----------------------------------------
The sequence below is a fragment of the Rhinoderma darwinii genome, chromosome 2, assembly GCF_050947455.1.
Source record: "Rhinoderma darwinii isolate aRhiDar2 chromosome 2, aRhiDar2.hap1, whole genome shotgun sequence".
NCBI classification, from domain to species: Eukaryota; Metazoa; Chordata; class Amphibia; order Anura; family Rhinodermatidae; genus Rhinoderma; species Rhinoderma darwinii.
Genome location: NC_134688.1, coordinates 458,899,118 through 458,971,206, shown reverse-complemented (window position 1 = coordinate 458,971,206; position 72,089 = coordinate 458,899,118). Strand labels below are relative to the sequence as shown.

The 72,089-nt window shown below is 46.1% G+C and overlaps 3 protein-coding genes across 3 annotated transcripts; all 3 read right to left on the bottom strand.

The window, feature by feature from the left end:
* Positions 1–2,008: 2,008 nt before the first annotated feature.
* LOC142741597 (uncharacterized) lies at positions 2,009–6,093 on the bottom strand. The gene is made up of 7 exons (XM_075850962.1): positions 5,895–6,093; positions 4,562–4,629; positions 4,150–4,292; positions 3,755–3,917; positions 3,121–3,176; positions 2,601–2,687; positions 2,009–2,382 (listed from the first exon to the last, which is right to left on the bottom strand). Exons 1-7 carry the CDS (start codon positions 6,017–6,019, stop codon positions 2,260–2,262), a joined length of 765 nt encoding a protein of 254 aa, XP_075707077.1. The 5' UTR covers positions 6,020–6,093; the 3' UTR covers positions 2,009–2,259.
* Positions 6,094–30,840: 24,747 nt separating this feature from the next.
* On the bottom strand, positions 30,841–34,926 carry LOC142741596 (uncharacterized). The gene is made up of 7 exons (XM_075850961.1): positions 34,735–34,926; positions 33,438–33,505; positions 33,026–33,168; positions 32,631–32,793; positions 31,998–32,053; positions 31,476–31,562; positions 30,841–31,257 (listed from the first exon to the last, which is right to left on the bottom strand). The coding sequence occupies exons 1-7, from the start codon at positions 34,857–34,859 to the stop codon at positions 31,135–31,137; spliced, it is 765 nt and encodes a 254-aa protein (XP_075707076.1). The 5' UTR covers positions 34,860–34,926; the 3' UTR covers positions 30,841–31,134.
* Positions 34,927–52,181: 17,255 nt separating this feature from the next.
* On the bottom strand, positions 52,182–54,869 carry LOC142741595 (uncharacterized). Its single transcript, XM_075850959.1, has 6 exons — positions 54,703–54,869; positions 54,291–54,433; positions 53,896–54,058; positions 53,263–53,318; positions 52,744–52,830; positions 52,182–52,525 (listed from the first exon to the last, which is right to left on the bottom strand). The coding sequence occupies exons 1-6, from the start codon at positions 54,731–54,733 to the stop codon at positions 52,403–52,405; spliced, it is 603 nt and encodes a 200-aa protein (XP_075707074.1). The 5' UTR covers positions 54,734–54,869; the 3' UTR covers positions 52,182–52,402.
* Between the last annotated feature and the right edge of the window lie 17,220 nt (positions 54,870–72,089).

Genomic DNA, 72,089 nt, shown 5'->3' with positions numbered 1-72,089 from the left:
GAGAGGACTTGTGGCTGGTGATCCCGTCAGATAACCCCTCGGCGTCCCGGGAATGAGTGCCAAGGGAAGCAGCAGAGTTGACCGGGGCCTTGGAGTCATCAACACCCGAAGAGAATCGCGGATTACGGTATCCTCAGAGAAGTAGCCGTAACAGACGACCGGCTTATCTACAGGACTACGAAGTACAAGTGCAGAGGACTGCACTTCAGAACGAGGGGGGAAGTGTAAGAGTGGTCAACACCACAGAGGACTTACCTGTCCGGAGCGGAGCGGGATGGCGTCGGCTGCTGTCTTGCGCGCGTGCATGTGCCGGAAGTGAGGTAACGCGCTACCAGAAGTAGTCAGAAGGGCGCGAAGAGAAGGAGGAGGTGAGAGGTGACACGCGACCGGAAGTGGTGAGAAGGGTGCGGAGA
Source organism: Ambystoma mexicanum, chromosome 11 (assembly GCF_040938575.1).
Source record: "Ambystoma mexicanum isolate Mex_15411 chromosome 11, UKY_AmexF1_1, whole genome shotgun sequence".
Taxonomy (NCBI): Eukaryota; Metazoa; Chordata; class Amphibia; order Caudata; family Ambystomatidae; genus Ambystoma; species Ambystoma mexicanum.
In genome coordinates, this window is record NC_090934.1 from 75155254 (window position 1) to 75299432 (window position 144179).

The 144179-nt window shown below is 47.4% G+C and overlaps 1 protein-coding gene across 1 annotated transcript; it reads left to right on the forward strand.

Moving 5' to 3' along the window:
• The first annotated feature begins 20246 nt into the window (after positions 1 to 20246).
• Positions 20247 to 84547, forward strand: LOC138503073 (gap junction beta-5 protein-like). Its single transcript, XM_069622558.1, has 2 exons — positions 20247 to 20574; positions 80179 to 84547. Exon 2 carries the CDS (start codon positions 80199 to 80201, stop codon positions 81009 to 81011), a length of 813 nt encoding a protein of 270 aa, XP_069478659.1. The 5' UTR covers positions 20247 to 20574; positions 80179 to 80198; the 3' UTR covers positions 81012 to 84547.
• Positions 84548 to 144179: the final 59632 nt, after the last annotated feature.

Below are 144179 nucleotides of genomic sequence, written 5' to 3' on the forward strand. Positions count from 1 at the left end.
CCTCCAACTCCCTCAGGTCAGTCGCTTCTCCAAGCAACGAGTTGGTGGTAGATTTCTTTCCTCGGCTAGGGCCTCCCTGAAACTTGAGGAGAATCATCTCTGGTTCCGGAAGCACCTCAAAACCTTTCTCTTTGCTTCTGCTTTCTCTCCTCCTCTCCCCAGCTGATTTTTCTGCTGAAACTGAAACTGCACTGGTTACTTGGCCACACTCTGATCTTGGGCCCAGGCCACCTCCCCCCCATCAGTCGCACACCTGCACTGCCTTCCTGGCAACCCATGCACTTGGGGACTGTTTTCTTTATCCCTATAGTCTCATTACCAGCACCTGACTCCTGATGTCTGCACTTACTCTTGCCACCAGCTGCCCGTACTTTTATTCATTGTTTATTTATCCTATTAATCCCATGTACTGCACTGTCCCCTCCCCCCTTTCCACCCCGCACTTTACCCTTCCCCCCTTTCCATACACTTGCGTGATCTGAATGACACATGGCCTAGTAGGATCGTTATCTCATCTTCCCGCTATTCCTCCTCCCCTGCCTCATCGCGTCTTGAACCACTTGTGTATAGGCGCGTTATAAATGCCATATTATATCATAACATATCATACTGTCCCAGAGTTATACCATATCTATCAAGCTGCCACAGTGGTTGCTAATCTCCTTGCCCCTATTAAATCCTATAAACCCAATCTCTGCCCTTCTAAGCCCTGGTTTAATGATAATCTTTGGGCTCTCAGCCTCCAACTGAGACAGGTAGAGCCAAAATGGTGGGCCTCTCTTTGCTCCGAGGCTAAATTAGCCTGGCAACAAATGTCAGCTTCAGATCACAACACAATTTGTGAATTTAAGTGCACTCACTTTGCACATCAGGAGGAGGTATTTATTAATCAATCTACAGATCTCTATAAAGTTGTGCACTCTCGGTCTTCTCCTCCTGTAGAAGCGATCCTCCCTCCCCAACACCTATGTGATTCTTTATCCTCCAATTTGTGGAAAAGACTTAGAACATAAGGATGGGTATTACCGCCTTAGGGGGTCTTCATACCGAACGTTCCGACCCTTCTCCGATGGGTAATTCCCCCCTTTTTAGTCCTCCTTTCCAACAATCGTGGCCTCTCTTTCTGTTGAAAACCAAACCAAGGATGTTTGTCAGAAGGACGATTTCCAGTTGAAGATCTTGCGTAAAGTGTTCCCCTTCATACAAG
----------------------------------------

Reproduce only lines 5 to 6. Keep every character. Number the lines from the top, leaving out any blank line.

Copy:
The 72,089-nt window shown below is 46.1% G+C and overlaps 3 protein-coding genes across 3 annotated transcripts; all 3 read right to left on the bottom strand.

The window, feature by feature from the left end: